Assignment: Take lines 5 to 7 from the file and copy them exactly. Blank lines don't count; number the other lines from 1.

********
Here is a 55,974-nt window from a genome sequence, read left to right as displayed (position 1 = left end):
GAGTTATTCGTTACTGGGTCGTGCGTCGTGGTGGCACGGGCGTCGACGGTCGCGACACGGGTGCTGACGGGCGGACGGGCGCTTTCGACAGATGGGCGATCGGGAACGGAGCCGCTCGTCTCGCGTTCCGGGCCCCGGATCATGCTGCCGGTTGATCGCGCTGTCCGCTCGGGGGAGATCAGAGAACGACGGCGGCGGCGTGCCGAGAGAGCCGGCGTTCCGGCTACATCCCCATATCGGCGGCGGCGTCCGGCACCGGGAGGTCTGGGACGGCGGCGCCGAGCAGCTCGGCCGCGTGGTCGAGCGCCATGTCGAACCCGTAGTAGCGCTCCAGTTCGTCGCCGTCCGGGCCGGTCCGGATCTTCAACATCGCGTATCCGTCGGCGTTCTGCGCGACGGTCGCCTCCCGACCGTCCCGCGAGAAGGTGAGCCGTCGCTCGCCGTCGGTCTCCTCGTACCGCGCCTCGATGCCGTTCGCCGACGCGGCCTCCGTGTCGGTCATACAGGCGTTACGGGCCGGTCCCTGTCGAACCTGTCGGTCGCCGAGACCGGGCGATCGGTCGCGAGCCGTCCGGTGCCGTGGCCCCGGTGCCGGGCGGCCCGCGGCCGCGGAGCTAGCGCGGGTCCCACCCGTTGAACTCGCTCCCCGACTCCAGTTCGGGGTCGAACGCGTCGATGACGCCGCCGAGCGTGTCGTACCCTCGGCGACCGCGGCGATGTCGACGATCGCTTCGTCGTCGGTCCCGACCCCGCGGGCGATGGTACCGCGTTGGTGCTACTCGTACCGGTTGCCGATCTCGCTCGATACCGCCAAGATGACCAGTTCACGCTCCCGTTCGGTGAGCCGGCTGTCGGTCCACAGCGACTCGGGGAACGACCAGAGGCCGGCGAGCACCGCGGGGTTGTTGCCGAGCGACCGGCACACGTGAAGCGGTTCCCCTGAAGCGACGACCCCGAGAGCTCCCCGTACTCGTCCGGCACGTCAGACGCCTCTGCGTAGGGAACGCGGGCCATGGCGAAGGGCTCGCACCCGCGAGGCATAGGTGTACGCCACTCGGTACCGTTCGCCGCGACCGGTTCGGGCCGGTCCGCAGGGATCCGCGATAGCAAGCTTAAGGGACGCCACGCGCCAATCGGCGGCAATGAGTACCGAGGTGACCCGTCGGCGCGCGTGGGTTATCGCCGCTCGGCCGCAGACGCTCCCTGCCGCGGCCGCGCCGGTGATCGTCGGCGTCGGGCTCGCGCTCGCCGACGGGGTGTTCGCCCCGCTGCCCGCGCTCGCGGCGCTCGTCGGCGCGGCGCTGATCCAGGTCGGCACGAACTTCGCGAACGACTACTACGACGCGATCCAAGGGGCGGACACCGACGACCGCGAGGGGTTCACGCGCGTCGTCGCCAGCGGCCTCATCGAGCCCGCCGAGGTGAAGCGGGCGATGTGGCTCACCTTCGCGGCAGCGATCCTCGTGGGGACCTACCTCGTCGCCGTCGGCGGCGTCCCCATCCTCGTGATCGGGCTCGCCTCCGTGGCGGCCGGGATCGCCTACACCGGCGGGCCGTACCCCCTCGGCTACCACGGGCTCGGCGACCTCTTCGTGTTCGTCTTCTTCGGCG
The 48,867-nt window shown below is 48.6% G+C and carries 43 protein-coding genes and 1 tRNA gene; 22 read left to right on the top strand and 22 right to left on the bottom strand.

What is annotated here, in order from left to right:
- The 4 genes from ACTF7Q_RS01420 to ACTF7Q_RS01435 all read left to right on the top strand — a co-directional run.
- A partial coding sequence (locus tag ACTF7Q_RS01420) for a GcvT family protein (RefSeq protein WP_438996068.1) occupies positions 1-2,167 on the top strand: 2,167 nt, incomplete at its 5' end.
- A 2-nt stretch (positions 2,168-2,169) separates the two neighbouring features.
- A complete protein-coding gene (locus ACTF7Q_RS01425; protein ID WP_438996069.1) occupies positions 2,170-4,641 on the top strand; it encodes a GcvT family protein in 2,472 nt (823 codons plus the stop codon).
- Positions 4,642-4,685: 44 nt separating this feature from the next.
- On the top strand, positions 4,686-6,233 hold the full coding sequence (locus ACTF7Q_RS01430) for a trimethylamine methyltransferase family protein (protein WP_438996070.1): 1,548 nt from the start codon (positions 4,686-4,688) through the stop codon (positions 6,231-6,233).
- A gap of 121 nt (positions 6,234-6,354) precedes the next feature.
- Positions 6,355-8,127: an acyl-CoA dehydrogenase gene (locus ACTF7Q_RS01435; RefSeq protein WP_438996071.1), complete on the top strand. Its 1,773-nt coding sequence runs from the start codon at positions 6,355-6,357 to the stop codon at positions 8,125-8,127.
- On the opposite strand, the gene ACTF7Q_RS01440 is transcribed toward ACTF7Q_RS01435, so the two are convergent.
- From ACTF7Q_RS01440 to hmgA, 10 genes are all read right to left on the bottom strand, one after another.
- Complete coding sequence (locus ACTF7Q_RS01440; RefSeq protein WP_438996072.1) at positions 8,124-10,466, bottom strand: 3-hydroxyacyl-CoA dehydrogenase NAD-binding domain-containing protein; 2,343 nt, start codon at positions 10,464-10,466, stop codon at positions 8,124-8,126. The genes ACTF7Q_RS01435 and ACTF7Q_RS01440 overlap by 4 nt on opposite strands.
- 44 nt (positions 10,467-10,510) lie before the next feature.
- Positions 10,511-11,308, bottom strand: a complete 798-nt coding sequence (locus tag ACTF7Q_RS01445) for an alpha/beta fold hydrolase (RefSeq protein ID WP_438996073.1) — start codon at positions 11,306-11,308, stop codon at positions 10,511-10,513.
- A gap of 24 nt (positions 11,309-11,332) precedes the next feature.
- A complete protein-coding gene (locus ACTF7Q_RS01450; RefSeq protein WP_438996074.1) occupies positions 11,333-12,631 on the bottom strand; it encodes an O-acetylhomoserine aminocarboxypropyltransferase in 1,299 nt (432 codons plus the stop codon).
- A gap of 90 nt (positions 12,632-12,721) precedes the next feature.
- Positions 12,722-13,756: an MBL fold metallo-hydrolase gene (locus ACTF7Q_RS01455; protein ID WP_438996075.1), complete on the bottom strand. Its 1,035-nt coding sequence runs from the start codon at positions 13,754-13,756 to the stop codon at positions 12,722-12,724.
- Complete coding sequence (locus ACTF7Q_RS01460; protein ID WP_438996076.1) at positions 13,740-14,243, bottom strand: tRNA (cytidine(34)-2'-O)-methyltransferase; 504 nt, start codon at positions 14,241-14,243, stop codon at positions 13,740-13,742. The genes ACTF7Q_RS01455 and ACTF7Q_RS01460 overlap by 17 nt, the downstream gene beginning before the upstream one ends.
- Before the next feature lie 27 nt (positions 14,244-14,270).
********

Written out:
- The 4 genes from ACTF7Q_RS01420 to ACTF7Q_RS01435 all read left to right on the top strand — a co-directional run.
- A partial coding sequence (locus tag ACTF7Q_RS01420) for a GcvT family protein (RefSeq protein WP_438996068.1) occupies positions 1-2,167 on the top strand: 2,167 nt, incomplete at its 5' end.
- A 2-nt stretch (positions 2,168-2,169) separates the two neighbouring features.